Lunasin & Inflammation
What sets lunasin apart from other dietary ingredients is that research has shown it disrupts the inflammatory response in multiple ways. Because inflammation is such a complex process, it needs to be attacked from multiple angles.
- Lunasin acts as an anti-oxidant, so it can intercept some of the free radicals that are floating around before they even set off an immune response.
- Researchers at the University of Illinois have proven that lunasin also blocks some of the specific receptor sites on the cell walls to prevent the inflammatory pathway from being activated.
- Finally, lunasin can stop the NF-kB protein components from entering the nucleus, where it can interact with the DNA to turn on the inflammatory cycle.
What’s so bad about inflammation?
The current understanding of chronic disease is pointing to inflammation as the central theme to many of the degenerative conditions that are all too common in the majority of family health histories. But, it is important to understand that inflammation is an essential and beneficial response that is vital to our immune function!
There are two distinctive types of inflammation.
Acute inflammation is how our bodies react to something foreign, like viruses and bacteria, allergens, and trauma. When the foreign invader is no longer a threat, the inflammatory response should return to its healthy state of being ready, but not being active. Acute inflammation is an important immune response that protects us from infection and repairs tissues following injury. It is short lived because the stimulus that started it in the first place is no longer present. The immune system has done its job of destroying the pathogens and healing the damaged tissues that set the original response in motion. The stimulus is gone and the inflammatory response subsides.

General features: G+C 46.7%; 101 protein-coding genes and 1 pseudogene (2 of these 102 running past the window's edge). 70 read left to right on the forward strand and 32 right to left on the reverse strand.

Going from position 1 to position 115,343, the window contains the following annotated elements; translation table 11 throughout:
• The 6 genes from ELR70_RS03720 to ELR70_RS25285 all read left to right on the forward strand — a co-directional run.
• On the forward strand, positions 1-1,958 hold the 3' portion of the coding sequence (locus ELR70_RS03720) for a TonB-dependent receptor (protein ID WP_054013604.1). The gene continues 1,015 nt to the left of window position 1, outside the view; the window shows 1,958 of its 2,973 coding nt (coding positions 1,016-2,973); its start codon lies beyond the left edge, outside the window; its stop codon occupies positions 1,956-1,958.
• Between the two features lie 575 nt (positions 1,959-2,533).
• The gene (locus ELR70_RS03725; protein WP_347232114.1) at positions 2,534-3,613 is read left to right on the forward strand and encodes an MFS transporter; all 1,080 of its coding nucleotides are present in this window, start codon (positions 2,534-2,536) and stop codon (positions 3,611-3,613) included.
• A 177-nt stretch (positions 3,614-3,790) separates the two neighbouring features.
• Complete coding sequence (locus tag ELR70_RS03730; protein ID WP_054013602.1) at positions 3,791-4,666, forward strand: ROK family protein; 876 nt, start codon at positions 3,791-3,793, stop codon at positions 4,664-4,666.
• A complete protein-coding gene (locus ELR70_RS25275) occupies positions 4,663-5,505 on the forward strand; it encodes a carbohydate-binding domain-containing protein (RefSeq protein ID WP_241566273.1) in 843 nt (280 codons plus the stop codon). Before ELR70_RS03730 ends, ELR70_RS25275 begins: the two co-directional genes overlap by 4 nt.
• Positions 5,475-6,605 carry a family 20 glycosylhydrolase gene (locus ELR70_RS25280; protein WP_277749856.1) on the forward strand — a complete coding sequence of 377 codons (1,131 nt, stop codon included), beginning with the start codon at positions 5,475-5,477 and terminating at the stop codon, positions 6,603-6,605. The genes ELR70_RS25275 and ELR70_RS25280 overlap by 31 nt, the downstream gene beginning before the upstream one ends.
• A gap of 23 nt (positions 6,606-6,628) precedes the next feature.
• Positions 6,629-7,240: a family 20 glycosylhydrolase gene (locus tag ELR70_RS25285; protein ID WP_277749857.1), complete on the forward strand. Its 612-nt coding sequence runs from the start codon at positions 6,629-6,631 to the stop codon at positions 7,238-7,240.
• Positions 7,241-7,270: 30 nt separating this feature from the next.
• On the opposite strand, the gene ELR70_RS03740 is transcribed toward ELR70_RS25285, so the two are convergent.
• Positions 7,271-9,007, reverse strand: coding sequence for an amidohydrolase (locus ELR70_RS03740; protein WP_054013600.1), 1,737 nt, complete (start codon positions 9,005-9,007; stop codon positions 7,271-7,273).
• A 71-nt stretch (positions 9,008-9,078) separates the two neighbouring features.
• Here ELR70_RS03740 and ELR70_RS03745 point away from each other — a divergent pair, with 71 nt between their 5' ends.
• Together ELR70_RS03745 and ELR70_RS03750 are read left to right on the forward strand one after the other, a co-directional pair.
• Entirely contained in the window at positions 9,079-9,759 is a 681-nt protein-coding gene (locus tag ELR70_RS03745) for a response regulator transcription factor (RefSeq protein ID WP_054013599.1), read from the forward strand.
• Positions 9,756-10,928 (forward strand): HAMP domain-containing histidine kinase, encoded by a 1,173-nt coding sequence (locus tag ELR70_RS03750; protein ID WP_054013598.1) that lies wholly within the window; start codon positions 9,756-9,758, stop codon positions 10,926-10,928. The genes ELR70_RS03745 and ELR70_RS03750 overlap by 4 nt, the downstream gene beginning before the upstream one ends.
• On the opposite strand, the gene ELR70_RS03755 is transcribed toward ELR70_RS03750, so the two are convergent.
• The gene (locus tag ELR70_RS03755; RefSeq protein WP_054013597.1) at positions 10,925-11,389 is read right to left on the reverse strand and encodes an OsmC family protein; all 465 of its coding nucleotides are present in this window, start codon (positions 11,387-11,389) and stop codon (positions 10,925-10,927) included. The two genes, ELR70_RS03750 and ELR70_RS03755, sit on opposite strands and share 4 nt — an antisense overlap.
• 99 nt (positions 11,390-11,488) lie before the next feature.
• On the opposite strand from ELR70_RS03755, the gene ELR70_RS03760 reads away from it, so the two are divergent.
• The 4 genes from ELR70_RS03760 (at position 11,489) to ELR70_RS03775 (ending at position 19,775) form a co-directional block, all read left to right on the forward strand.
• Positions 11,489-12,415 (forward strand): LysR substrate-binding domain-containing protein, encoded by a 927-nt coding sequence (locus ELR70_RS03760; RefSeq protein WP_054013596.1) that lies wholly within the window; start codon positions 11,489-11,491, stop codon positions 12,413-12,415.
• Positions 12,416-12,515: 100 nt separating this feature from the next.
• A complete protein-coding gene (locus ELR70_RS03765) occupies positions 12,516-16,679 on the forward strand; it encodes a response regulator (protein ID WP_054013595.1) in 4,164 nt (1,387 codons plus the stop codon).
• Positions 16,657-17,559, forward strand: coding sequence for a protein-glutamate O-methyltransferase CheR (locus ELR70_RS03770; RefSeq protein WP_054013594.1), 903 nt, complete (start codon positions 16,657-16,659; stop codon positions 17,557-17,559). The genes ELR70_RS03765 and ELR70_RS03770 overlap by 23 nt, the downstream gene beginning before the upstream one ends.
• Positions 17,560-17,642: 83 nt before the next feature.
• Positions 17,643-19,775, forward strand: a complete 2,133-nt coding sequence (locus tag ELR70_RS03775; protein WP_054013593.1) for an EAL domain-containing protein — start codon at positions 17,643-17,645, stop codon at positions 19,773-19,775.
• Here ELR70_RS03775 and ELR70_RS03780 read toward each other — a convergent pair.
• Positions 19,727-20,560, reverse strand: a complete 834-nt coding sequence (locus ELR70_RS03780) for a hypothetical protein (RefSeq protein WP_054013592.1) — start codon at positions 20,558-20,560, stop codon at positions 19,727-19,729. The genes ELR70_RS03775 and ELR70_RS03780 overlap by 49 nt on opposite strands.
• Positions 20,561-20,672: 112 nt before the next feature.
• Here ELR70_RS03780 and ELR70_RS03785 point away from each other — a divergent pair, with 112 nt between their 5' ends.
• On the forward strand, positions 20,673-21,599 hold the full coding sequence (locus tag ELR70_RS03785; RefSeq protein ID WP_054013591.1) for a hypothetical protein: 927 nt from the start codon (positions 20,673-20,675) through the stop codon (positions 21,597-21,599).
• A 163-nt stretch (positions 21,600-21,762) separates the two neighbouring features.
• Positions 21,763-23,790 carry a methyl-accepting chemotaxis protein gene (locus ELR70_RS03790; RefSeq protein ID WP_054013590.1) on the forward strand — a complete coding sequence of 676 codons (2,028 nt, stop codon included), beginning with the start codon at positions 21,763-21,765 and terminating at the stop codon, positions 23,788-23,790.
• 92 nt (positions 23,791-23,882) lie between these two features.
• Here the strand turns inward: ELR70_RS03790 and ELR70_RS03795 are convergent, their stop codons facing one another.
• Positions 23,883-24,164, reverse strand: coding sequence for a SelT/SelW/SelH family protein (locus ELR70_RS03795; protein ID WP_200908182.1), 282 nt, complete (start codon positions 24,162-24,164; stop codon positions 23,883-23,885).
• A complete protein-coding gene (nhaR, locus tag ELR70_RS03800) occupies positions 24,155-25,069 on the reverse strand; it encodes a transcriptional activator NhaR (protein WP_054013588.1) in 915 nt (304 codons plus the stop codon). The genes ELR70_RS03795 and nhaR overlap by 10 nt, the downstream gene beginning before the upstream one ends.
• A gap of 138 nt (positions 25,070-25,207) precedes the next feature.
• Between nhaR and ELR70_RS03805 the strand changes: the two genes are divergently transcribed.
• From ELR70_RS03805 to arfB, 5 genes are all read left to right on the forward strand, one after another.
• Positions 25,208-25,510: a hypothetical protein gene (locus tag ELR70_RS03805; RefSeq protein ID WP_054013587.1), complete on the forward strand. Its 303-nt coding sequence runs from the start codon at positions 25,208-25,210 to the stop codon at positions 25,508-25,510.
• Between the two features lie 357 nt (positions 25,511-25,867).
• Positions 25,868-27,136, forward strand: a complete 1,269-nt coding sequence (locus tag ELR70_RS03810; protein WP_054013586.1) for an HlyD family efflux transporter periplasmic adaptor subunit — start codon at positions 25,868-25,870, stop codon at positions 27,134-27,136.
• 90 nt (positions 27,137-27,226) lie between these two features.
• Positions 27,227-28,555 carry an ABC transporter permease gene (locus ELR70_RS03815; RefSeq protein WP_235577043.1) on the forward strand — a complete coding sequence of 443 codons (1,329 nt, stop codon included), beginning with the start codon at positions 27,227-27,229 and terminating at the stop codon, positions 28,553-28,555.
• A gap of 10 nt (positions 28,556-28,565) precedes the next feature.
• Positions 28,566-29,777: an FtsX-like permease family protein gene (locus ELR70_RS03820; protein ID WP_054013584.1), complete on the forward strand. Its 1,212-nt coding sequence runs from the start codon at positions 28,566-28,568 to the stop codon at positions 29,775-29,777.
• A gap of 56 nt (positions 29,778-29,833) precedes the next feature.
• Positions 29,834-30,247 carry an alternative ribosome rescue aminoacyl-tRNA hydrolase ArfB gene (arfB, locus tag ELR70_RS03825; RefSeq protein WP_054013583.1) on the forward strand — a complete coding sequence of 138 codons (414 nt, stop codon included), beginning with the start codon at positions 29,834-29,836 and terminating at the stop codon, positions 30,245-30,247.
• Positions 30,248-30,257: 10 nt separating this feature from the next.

Unfortunately, many of the environmental signals that trigger inflammation are continuous threats that keep the immune system functioning at a low level for a long period of time, leading to chronic inflammation. This is a low-grade, systemic condition that often doesn’t have any obvious symptoms, however, it is slowly destroying tissues and over time leads to serious damage. Chronic inflammation is a vicious self-perpetuating cycle.
The key difference with chronic inflammation is that the stimulus, the environmental trigger, never really goes away. Our current culture and lifestyles are full of inflammatory triggers that we experience day after day, week after week, and year after year, so the cycle of inflammation perpetuates itself over a long period of time and ultimately contributes to disease.
The environmental/lifestyle triggers include obesity, poor diet, sedentary behaviors, stress and environmental toxins, like smoking or occupational exposures. These triggers generally aren’t removed easily or quickly, so the cycle continues. Continuous inflammation breaks down tissues and organs, contributing to the development of chronic diseases like cardiovascular disease, Alzheimer’s, cancer, type II diabetes, arthritis and auto-immune disorders.
Lunasin’s Inflammation Research Studies
- Lunasin alleviates allergic airway inflammation while increases antigen-specific tregs.
- Lunasin inhibits cell proliferation via apoptosis and reduces the production of proinflammatory cytokines in cultured rheumatoid arthritis synovial fibroblasts.
- Endocytic mechanism of internalization of dietary peptide lunasin into macrophages in inflammatory condition associated with cardiovascular disease.
- Food Derived Bioactive Peptides on Inflammation and Oxidative Stress.
- RGD-peptide lunasin inhibits Akt-mediated NF-κB activation in human macrophages through interaction with the αVβ3 integrin.
- Antioxidant and anti-inflammatory properties of cancer preventive peptide lunasin in RAW 264.7 macrophages.
- Lunasin and lunasin-like peptides inhibit inflammation through suppression of NF-kappaB pathway in the macrophage.
- Isolation, purification and characterisation of lunasin from defatted soybean flour and in vitro evaluation of its anti-inflammatory activity.
- Bowman-Birk inhibitor and genistein among soy compounds that synergistically inhibit nitric oxide and prostaglandin E2 pathways in lipopolysaccharide-induced macrophages.